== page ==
Platelet Mimicking Nanoparticles

Platelet originates from the cytoplasm of megakaryocytes. The surface of the platelet membrane expressed CD47, can inhibit immune elimination by the body’s immune system and prolong their circulation time in the body’s blood [38,39,40]. Moreover, platelet plays an important role in tumor metastasis, bacterial infection, thrombogenesis, immune escape, and other functions, due to the surface of platelet membrane having unique receptors, antigens, and proteins, such as CD59, P-selection, CD55, and glycoprotein (GP) Ib [41,42,43,44,45]. Thus, platelet membrane (PM) biomimetic nanoparticles can target delivery to injured vascular areas, surrounding and aggregating the tumor cells, due to the surface of PM retaining the integrity of various biomolecules. This can mediate a series of molecular interactions and promote their affinity between tumor cells and platelet membranes [46, 47].

As Fig. 3a shows, Hu et al. developed PM camouflaged core–shell nano vehicle (PM-NV), the nanogel core used to load drugs. The surface of PM was further decorated with protein drugs, which can achieve targeting delivery and site-specific releasing behavior [48]. Tumor necnosis factor-related apoptosis-inducing ligand (TRAIL) and doxorubicin (DOX) as the most important extracellular activators of apoptosis, were simultaneously incorporated into PM-NV (TRAIL-DOX-PM-NV) for tumor therapy. TRAIL-DOX-PM-NV can be endocytosed and digested after incubating with tumor cells, promoting DOX accumulation at the nuclei and improve tumor cell apoptosis. When administered into the tumor mice model, TRAIL-DOX-PM-NV has blood stability, targeting delivery, and immune escape ability, which can aggregate the tumor cells to inhibit cancer cell metastatic and enhance tumor therapy.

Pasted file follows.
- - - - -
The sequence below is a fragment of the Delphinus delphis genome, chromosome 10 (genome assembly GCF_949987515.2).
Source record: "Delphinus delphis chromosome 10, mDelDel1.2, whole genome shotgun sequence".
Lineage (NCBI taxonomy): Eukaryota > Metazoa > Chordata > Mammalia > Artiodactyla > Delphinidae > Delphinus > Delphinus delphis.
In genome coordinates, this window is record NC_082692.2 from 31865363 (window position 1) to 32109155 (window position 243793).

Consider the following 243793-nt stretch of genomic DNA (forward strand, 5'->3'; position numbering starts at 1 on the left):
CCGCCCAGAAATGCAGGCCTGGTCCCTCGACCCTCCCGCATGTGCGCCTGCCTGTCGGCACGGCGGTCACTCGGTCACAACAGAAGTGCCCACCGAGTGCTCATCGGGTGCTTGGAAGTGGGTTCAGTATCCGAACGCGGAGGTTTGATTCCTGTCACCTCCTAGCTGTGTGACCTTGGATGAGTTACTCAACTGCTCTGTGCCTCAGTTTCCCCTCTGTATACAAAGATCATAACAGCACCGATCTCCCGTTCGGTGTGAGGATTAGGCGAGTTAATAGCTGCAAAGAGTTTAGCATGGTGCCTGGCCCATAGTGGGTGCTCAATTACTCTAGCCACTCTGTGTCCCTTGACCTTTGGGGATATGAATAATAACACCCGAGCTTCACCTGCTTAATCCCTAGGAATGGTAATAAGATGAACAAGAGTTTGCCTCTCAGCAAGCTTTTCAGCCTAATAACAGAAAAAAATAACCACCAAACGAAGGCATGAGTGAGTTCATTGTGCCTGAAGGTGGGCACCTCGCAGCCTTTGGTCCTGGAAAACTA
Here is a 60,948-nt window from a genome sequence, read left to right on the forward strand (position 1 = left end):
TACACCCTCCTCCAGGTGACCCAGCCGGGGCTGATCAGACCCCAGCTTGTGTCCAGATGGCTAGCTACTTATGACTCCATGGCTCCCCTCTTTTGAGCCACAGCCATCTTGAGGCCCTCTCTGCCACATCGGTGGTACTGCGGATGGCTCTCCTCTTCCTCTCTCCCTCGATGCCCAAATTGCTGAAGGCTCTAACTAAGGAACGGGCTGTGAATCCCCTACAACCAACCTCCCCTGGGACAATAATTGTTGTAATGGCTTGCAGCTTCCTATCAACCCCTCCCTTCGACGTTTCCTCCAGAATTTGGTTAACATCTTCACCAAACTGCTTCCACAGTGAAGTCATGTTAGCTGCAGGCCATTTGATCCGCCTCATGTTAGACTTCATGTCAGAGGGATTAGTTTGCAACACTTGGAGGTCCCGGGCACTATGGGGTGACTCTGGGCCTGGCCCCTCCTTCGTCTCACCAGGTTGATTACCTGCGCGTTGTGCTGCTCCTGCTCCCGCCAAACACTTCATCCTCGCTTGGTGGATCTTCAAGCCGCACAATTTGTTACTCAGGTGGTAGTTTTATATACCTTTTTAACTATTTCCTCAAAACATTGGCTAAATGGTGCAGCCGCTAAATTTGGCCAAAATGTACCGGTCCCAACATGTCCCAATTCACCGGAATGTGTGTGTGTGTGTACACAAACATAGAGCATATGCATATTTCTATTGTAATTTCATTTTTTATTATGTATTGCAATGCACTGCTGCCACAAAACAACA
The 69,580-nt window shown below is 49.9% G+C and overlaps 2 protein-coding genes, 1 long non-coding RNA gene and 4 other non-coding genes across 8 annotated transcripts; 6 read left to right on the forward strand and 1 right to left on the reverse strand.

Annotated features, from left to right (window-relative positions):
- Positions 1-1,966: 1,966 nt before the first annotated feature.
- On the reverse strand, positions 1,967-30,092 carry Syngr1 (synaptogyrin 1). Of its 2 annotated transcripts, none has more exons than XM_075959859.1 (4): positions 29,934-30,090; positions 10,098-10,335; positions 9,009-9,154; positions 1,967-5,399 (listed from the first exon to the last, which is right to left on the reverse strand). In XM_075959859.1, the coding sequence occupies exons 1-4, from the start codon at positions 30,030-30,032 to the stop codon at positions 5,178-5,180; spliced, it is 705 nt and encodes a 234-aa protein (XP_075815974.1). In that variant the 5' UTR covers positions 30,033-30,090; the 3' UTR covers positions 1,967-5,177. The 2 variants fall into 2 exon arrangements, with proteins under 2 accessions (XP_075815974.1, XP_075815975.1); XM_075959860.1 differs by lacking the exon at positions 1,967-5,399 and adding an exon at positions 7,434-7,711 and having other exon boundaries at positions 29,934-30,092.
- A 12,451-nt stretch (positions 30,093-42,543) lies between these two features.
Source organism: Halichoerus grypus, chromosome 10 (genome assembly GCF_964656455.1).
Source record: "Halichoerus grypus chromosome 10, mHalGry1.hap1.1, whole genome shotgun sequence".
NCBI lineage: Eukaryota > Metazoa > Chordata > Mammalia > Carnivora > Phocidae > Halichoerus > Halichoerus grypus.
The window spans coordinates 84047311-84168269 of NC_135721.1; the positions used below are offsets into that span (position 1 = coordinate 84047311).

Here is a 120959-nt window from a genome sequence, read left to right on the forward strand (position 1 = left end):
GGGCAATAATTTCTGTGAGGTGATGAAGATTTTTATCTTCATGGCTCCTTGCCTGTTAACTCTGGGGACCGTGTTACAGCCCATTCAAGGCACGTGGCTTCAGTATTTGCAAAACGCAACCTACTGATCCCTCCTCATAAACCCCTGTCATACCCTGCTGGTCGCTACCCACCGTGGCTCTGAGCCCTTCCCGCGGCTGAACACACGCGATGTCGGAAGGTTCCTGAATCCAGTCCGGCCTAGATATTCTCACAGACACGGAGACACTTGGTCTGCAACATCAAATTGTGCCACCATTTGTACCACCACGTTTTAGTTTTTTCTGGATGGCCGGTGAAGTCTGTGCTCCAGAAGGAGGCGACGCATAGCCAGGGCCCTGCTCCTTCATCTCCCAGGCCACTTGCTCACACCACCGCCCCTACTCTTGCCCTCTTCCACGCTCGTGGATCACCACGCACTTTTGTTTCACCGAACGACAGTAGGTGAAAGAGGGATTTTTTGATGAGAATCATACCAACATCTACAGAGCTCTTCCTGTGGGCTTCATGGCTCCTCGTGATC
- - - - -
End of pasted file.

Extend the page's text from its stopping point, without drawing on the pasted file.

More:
Fig. 3
figure 3

a Schematic design of drug-loaded PM-NV for targeting and sequential drug delivery [48]. Copyright 2016 Adv. Mater. b Schematic design of engineering biomimetic nanocarrier for pH-responsive drug delivery and enhanced anti-tumor activity [49]. Copyright 2019 WILEY–VCH Verlag GmbH & Co. KGaA, Weinheim

After the platelet membrane is fused with other membranes, the obtained products inherit the function of the platelet membrane and retain the advantages of other membranes. As Fig. 3b shows, Liu and his co-workers designed a novel platelet membrane-lipid hybrid biomimetic pH-responsive nanoparticles (PEOz-liposome-DOX) to target delivery and accelerate drug release at tumor acidic environment [49]. During platelet membranes and the liposome fusion process, pH-sensitive lipid DSPE (1,2-dioleoyl-sn-glycero-3-phosphoethaNolamine)-PEOz and DOX were simultaneously incorporated into the hybrid membrane carrier, accelerating drug-release at acidic conditions. In mouse tumor models, PEOz-liposome-DOX nanoplatform significantly exhibited tumor accumulation capacity, longer half-time, and excellent anti-tumor effects compared to traditional nanoparticles without pH-responsive or traditional liposomes with pH-sensitive behavior.

Platelet membrane biomimetic camouflage nanoparticles have stealthy and biofriendly behavior in the blood circulation, reducing cell uptake by macrophage cells, selective adhesion to damage vasculatures, and improved nanoparticles adherence to cancer cells or pathogens to improve therapy effect.

Lymphocyte Biomimetic Nanoparticles